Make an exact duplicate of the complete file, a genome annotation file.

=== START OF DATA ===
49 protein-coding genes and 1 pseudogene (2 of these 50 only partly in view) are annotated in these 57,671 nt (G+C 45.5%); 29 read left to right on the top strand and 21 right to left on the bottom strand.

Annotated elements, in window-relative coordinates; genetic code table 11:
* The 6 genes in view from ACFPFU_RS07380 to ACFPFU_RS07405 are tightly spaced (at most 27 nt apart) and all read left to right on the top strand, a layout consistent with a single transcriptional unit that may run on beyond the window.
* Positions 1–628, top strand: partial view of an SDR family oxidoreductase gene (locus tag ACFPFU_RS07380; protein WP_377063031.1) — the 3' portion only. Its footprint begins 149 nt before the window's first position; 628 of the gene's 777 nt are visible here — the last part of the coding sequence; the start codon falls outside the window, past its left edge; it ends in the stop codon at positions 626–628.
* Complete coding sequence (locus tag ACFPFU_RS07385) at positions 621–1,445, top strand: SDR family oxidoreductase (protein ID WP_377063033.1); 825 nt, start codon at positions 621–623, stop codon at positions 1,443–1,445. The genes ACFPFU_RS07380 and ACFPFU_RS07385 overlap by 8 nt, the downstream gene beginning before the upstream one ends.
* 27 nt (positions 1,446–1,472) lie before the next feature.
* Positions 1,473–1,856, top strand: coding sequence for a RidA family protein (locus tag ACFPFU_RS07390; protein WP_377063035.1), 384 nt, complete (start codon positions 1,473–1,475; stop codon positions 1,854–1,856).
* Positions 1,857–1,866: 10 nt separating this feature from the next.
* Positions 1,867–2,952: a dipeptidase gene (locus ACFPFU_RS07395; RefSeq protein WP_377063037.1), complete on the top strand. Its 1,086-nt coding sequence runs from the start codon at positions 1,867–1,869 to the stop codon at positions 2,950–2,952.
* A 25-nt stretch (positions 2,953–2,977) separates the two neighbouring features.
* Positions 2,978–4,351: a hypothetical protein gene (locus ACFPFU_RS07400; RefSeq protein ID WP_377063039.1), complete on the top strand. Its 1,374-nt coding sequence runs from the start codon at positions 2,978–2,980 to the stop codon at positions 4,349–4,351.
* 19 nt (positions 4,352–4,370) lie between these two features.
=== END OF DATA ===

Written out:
49 protein-coding genes and 1 pseudogene (2 of these 50 only partly in view) are annotated in these 57,671 nt (G+C 45.5%); 29 read left to right on the top strand and 21 right to left on the bottom strand.

Annotated elements, in window-relative coordinates; genetic code table 11:
* The 6 genes in view from ACFPFU_RS07380 to ACFPFU_RS07405 are tightly spaced (at most 27 nt apart) and all read left to right on the top strand, a layout consistent with a single transcriptional unit that may run on beyond the window.
* Positions 1–628, top strand: partial view of an SDR family oxidoreductase gene (locus tag ACFPFU_RS07380; protein WP_377063031.1) — the 3' portion only. Its footprint begins 149 nt before the window's first position; 628 of the gene's 777 nt are visible here — the last part of the coding sequence; the start codon falls outside the window, past its left edge; it ends in the stop codon at positions 626–628.
* Complete coding sequence (locus tag ACFPFU_RS07385) at positions 621–1,445, top strand: SDR family oxidoreductase (protein ID WP_377063033.1); 825 nt, start codon at positions 621–623, stop codon at positions 1,443–1,445. The genes ACFPFU_RS07380 and ACFPFU_RS07385 overlap by 8 nt, the downstream gene beginning before the upstream one ends.
* 27 nt (positions 1,446–1,472) lie before the next feature.
* Positions 1,473–1,856, top strand: coding sequence for a RidA family protein (locus tag ACFPFU_RS07390; protein WP_377063035.1), 384 nt, complete (start codon positions 1,473–1,475; stop codon positions 1,854–1,856).
* Positions 1,857–1,866: 10 nt separating this feature from the next.
* Positions 1,867–2,952: a dipeptidase gene (locus ACFPFU_RS07395; RefSeq protein WP_377063037.1), complete on the top strand. Its 1,086-nt coding sequence runs from the start codon at positions 1,867–1,869 to the stop codon at positions 2,950–2,952.
* A 25-nt stretch (positions 2,953–2,977) separates the two neighbouring features.
* Positions 2,978–4,351: a hypothetical protein gene (locus ACFPFU_RS07400; RefSeq protein ID WP_377063039.1), complete on the top strand. Its 1,374-nt coding sequence runs from the start codon at positions 2,978–2,980 to the stop codon at positions 4,349–4,351.
* 19 nt (positions 4,352–4,370) lie between these two features.